The latter is what happens in most cases so the bad part is that which you usually can't see. While I had some rust in those areas, once I started to cut out the metal, the real challenge appeared. Not only was the floor rotted but the body mount cups (in the case of the drivers side) was nearly non-existent (passenger side had rot but was repairable without having to remove it from the car). Check out what was left of one of the body mount bolts once I peeled the floor back a bit:

post-71637-143142800444_thumb.jpg

Needless to say, I had some major surgery to perform in which one side required having to re-build the body mount cup and both sides of the trunk had to be repaired (along with repairs to the inner fender): http://forums.aaca.org/f177/trunk-pan-progress-looking-solid-rust-275117.html

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I suggest you get under the trunk and jab the cups with a flat-head screwdriver to see if what looks solid...........is solid.

Personally, I'm not a fan of fiberglass repair and metal is always better. Even if you made a patch panel and laid it over the top secured in place with JB Weld, rivit's or nuts/ bolts (Kaber, nice job on your repair, by the way. I must have missed that thread last year).

Long story short, just be sure there is not a bigger problem lurking underneath.

Mark

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Working fiberglass around rust is a band-aid from my meager experience. Eventually it will come back, and usually with a vengeance. Here was my thinking when dealing with the trunk area and the bracing: First, i have a mig/tig welder and plenty of replacement sheet metal that i can form. For flat pieces this is definitely what i lean towards. Welding and rust don't go together, If you try to weld a piece that is too thin or rusty it will disappear and run away from you as you are welding, so you are not left with a choice really. You either eliminate the rust before you weld or as you weld. Speaking from recent experience it is easier to deal with it prior instead of stopping your welding, setting things up for cutting/grinding, and then going back again.

Ok, so i removed all the visible rust from the trunk, leaving a couple of gaping holes above both braces. One brace had been rusted through. I cut the rust out of it and fabbed a piece to weld in. After removing the body mount bolt and getting things almost as good as new i hit everything i wasn't going to weld to with black rust converter. I'm not sure if it was necessary, but if it saves me work down the road i'll call it good. I then mig welded my patch panel and covered it with rust converter yet again after cleaning. i will be going over the floor from toeboard to taillight with por-15 silver, then seam sealing and laying down splatter paint over that.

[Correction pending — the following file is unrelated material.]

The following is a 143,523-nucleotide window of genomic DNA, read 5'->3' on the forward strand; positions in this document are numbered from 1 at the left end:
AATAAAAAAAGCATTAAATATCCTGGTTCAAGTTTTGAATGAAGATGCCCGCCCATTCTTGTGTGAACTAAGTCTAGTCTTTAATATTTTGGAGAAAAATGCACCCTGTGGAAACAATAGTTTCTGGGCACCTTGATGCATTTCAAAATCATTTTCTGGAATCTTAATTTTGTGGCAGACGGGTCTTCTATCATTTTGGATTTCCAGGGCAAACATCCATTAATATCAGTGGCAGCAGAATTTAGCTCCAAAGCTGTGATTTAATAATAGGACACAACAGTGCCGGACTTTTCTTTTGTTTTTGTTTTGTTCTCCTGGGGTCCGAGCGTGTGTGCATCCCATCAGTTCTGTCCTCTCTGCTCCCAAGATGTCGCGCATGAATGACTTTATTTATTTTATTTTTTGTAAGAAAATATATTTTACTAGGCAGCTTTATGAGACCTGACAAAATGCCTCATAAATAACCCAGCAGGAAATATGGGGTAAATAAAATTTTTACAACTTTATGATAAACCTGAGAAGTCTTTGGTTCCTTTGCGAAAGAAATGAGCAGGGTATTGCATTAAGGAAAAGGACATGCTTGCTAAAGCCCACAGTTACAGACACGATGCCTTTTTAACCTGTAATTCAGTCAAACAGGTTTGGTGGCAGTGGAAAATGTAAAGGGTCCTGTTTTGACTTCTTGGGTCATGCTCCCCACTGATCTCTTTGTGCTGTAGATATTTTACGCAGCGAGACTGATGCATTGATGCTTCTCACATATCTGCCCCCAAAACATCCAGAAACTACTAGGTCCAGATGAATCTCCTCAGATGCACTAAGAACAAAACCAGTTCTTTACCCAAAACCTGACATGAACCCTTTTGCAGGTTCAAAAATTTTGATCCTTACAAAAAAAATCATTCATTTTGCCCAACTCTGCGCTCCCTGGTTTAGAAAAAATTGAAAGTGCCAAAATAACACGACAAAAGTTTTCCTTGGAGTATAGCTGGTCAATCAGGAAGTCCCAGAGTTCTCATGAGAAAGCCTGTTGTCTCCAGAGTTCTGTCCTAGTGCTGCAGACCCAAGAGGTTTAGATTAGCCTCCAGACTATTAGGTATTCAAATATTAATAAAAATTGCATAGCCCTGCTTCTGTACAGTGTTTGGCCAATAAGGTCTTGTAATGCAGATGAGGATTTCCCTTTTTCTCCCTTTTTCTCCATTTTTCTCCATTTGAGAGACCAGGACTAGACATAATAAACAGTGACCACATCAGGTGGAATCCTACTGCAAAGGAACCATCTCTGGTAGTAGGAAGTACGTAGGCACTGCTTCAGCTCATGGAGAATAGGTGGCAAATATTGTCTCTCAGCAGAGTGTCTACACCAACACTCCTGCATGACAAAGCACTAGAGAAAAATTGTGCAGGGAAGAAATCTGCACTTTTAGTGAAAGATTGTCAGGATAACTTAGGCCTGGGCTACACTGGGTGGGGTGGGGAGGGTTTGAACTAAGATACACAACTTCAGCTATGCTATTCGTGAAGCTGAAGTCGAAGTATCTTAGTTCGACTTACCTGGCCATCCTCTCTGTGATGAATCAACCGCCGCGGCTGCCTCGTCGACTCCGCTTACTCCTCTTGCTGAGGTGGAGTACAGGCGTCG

So to shorten it, i cut out what i can and replace it. I use rust converter anywhere i welded and on anything i think might have a possibility of rusting again. Without a mig welder i think you could do the same thing with panel adhesive, rivets, or even fiberglass. Fiberglass would probably be my last choice.

Edited by devildog93 (see edit history)
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I agree with everything that DD93 says. If you're working to just cover a hole, and you've got the rust cut out and the exposed metal protected, then a fiberglass patch could work. But when you're dealing with a body brace, a mount, and bolts to hold everything together, you want to go back to the factory's reason for using metal. Not because it's easy to shape; it's supporting the weight of the car body and its inhabitants (you) for safety. I don't know that I'd even trust rivets or screws to hold that body to the frame as the frame gets flexed. Just my $.02. Just wait until some grease monkey wants to lift your car at the pinch welds and you have the frame hanging from the body mount bolts. Is the fiberglass going to hold the weight of the suspension, chassis, and engine? You're dealing with more than aesthetics here!

Ed

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Good points Ed. Nothing replaces a welding machine, but some of the new panel adhesives look like they would certainly work if you didn't have access to one. The problem with rust is there is always more that you can't see, so i try to attack it vigorously when i can. Playing catchup with rust is not something i want to do over and over. When and if i have to do it i make as sure as i can that it won't be coming back soon in the same spot. If you have access to a brace that is the time to hit it with converter and make sure the structural integrity is good rather than having a body mount break at an inopportune time, like while driving down the road. These cars are 50 years old, so fighting cancer is going to be a big survival skill for any owner.

Even if you don't have access to a mig welder, i bet you can find a muffler shop with an old hand welder that could help you out. I know i would patch a brace or a run a trunk patch in a couple of hours for just about anyone for a cheeseburger or two.

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Not nearly as bad as some I've seen. Those panels would be an easy repair for a skilled body man. Sometimes it's easier to break down and pay a professional to do this kind of work if you have no experience with it. It's not something you want to keep thinking about in the back of your mind as your driving down the road.

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The bad side i would cut out and replace. The brace looks good. Sand/grind off or derust it however you can and hit it with rust converter and call it done. The panel with the small rust holes - i would sand down to metal to see what i had to work with first off, but doesn't look too bad. Rust converter again, maybe some 2 part epoxy filler to fill holes then sand it down and put splatter paint on top of it after priming. All in all it is in far better shape than mine were. My good side was your bad side. I would be quick to cut out those panels if i saw rust though since you know there are braces underneath that will tend to collect water. Again, it isn't just what you can see. You have to assume both braces have had water in them a while. Probably nothing major, but you might want to get to them to hit it with something before it becomes more than a cosmetic nuisance. More for peace of mind knowing they will be a solid for a while if you attack them now while you are on it.